Being a LiveCode developer I use many operating systems and I like them all for different reasons, but my current favorite is Ubuntu. I've been using it for several years before LiveCode going open source, and the time I've spent with it has helped me appreciate how important it is for an open source project to incorporate a sense of partnership between the company managing the software and the community they serve.


Canonical, the company behind Ubuntu, understands this well. Many years ago they brought on Jono Bacon as their Community Manager. I had the pleasure of meeting Jono at the Ubuntu Developer Summit in May of 2012, and have been fortunate enough to have him as the keynote speaker of the UbuCon events I've organized for the SoCal Linux Expo. He's a powerhouse of great ideas for making the most of community involvement, and his book The Art of Community is widely consider the seminal work on open source community management.


In fact, the suggestion that I consider the role of LiveCode Community Manager came from Jono, shortly after LiveCode went open source. It took me a while to warm to the notion, since Jono's role with Ubuntu is a big and sometimes complex one. But at this stage LiveCode is a much smaller project, and while I don't have Jono's experience maybe all that's needed right now is someone willing to help facilitate some of the great ideas the LiveCode community has.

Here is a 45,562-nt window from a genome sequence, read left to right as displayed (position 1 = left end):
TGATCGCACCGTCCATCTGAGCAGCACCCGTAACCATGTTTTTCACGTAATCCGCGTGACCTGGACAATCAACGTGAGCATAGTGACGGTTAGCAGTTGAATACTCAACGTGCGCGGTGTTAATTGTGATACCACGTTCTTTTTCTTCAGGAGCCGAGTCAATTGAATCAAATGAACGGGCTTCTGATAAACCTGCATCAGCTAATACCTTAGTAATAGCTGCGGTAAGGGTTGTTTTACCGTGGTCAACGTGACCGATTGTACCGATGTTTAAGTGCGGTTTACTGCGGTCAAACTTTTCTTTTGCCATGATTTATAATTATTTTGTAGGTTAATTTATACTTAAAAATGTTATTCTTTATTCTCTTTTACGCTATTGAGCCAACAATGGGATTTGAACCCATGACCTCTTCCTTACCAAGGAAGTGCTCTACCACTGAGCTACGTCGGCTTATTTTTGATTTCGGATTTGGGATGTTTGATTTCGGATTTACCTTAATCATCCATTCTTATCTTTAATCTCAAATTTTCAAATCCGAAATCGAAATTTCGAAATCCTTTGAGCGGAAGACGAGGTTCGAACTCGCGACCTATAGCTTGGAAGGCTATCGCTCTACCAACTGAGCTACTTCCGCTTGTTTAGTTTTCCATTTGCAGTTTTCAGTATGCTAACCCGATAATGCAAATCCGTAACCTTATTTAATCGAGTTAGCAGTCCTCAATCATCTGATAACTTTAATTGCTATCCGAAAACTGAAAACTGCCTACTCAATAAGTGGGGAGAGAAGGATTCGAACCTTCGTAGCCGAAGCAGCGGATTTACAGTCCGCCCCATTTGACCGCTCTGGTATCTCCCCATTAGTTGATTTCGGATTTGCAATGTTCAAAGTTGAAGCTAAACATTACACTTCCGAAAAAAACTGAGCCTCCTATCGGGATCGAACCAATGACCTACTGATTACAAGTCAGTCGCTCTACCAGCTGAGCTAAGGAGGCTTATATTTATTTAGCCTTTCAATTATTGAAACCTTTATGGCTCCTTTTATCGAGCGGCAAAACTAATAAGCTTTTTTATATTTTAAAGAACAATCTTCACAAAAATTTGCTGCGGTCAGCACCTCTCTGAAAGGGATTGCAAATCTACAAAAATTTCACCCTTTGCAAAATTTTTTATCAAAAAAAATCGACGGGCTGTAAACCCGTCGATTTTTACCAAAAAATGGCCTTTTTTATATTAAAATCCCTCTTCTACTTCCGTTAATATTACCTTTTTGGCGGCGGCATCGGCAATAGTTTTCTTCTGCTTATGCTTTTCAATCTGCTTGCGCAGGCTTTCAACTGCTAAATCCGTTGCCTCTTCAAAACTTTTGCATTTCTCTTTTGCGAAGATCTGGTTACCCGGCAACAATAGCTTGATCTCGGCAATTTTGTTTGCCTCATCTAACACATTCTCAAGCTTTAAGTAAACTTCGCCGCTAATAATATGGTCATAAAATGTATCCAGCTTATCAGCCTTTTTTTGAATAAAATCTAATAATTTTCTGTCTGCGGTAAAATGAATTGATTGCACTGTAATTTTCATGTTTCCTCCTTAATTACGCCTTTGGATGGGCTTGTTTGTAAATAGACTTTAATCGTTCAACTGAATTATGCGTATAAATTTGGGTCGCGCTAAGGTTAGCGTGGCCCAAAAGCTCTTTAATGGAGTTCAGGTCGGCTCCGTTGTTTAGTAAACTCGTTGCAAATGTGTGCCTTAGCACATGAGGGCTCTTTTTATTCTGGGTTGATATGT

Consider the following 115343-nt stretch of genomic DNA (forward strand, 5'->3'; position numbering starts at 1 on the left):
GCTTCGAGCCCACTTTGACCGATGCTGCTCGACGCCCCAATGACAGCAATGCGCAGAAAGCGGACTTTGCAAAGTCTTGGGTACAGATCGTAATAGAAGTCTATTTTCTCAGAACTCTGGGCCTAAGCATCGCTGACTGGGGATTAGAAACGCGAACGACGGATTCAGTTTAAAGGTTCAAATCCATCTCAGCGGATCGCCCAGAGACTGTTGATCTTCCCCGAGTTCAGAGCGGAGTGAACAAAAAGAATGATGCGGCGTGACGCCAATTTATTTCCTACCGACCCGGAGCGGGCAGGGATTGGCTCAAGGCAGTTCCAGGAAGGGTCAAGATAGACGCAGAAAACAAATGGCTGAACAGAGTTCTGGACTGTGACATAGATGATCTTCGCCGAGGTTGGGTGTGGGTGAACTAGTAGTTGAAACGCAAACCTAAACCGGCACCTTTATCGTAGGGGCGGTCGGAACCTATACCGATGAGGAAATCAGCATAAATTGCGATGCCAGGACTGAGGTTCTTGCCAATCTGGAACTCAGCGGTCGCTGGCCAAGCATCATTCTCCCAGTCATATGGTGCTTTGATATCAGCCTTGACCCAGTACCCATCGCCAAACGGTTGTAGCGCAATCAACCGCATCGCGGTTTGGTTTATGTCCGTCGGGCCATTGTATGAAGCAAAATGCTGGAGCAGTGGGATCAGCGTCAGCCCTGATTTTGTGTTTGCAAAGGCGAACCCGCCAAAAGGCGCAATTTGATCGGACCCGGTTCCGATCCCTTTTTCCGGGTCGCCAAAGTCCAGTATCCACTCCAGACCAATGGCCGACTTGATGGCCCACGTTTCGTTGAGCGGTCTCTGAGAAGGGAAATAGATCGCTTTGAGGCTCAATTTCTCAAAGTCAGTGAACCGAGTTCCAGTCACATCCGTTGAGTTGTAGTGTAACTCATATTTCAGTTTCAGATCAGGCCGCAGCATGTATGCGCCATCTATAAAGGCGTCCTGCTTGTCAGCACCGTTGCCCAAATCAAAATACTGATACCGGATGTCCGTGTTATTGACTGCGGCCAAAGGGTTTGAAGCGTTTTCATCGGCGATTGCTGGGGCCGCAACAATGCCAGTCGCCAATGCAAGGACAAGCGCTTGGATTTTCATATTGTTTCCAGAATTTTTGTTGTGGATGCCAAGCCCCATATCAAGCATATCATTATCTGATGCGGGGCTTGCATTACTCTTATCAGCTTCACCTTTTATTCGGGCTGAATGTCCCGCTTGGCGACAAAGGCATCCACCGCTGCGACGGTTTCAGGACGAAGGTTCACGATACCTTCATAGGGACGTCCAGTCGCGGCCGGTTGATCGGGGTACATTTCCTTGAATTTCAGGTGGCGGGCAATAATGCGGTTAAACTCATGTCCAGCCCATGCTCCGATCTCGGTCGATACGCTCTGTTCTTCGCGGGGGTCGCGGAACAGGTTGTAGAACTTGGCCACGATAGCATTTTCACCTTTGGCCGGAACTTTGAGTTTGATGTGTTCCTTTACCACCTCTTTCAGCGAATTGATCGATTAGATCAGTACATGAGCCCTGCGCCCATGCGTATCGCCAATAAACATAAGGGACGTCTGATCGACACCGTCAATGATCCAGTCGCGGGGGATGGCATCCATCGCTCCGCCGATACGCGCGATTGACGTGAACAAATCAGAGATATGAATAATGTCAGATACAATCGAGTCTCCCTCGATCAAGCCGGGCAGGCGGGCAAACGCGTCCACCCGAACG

By the time LiveCode has as many users as Ubuntu (an estimated 20 million or so), they'll no doubt need a full-time dedicated resource to serve as Community Manager. But in these early days, still less than a year since the first open source release of LiveCode, we all have an opportunity to discover together what community means for this project, and how we can contribute to making LiveCode become the very best it can be.


One of the things I'll be helping with first is raising visibility for some of the most useful open source tools and libraries the community has produced. To get that started we have a few projects that will soon have their own dedicated forum sections. But that's just a small step toward a larger goal of helping LiveCoders find the resources they need. The community has made so many great ones available, but we need to find ways to make them easier to discover. I'm hoping we can bring in some members of the community to form a team to address that.


And even that's just one corner of the world of opportunity the community can address.


LiveCode Community Edition is a big step forward for all of us, the first major xTalk to have gone open source. Kevin, Ben, and the others at RunRev are committed to making LiveCode a successful open source project, and I'm committed to doing what I can to facilitate community initiatives.


Let's show the world what LiveCode can do. Think about what you feel could benefit the community, and let's see if we can pull together the resources within the community to make it happen.


We'll set up a section in the forums soon to discuss your ideas, but if you need to reach me sooner feel free to use the email address below.


Richard Gaskin
LiveCode Community Manager

Richard Gaskin

Richard Gaskin runs Fourth World Systems and has a long involvement with LiveCode.